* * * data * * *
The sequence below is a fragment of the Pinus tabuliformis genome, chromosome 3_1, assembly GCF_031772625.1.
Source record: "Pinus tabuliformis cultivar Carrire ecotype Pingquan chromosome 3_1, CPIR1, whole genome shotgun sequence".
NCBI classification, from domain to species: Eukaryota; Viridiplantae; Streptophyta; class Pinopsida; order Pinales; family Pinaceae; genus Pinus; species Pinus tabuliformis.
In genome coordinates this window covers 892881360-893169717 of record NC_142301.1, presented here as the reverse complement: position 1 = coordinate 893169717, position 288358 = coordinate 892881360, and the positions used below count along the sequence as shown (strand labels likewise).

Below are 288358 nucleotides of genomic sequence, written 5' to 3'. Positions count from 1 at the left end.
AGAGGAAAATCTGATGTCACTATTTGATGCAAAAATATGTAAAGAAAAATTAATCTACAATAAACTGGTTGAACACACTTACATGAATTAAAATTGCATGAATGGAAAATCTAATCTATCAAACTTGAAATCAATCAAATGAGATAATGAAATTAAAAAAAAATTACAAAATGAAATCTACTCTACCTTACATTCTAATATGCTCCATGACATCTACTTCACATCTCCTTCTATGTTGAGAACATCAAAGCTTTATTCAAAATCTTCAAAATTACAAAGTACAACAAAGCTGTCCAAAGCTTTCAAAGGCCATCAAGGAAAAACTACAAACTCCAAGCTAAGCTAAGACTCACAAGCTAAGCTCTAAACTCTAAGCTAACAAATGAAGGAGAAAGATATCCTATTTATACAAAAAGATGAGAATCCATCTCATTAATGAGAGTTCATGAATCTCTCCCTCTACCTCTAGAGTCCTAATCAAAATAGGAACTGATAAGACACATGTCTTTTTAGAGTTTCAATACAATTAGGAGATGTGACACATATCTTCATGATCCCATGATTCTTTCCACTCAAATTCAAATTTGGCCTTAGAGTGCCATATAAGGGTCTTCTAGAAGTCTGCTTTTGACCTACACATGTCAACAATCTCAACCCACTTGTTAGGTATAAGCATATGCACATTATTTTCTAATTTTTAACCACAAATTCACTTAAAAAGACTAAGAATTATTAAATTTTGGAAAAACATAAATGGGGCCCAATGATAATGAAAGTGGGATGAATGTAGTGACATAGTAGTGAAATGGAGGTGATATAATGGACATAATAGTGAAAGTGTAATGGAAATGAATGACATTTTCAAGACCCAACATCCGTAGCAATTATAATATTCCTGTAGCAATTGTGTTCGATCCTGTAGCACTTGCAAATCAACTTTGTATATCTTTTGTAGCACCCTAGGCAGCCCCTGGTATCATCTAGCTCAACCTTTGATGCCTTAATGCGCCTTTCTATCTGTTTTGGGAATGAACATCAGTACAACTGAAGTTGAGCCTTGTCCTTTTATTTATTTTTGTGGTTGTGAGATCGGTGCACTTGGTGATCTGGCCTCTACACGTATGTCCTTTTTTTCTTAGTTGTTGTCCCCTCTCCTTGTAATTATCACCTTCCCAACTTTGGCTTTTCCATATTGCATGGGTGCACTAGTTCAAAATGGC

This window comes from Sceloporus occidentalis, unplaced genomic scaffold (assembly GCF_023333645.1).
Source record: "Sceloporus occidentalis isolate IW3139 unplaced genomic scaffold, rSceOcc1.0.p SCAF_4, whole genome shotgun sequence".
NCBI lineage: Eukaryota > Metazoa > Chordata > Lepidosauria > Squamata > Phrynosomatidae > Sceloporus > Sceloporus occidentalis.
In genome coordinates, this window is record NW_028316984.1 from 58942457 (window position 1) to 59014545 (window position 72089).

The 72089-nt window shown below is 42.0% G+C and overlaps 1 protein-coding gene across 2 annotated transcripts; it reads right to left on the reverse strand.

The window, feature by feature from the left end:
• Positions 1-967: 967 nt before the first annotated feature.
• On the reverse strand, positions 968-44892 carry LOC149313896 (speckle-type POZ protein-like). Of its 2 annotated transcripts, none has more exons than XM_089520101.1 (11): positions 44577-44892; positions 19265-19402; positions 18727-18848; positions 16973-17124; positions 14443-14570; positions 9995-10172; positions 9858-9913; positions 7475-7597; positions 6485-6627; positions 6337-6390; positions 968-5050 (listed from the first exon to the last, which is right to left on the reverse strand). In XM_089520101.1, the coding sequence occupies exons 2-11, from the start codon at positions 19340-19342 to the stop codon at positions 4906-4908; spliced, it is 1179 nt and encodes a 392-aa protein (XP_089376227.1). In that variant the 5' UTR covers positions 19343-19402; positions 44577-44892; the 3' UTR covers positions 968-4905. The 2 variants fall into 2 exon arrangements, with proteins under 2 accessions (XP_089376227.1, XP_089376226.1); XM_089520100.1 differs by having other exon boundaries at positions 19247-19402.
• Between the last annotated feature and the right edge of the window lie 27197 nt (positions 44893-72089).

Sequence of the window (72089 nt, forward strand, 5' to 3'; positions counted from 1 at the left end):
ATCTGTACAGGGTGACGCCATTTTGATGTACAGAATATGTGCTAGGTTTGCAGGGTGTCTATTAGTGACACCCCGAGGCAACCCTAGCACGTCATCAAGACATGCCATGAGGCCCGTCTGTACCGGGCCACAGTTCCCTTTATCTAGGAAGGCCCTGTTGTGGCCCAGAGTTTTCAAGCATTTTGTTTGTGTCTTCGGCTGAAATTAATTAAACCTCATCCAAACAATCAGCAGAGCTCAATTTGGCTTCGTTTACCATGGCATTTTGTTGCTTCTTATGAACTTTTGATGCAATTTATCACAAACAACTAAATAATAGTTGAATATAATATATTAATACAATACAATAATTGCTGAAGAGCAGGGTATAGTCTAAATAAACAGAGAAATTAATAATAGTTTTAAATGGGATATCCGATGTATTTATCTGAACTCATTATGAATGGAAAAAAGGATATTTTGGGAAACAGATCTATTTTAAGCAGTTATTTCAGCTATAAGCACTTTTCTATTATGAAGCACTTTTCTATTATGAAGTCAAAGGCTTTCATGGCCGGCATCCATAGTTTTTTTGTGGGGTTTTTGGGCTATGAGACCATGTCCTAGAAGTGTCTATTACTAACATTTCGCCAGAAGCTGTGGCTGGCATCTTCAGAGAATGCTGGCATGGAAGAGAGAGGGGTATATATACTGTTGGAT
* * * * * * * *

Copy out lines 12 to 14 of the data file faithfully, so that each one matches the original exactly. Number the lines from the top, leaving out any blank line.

The window, feature by feature from the left end:
• Positions 1-967: 967 nt before the first annotated feature.
• On the reverse strand, positions 968-44892 carry LOC149313896 (speckle-type POZ protein-like). Of its 2 annotated transcripts, none has more exons than XM_089520101.1 (11): positions 44577-44892; positions 19265-19402; positions 18727-18848; positions 16973-17124; positions 14443-14570; positions 9995-10172; positions 9858-9913; positions 7475-7597; positions 6485-6627; positions 6337-6390; positions 968-5050 (listed from the first exon to the last, which is right to left on the reverse strand). In XM_089520101.1, the coding sequence occupies exons 2-11, from the start codon at positions 19340-19342 to the stop codon at positions 4906-4908; spliced, it is 1179 nt and encodes a 392-aa protein (XP_089376227.1). In that variant the 5' UTR covers positions 19343-19402; positions 44577-44892; the 3' UTR covers positions 968-4905. The 2 variants fall into 2 exon arrangements, with proteins under 2 accessions (XP_089376227.1, XP_089376226.1); XM_089520100.1 differs by having other exon boundaries at positions 19247-19402.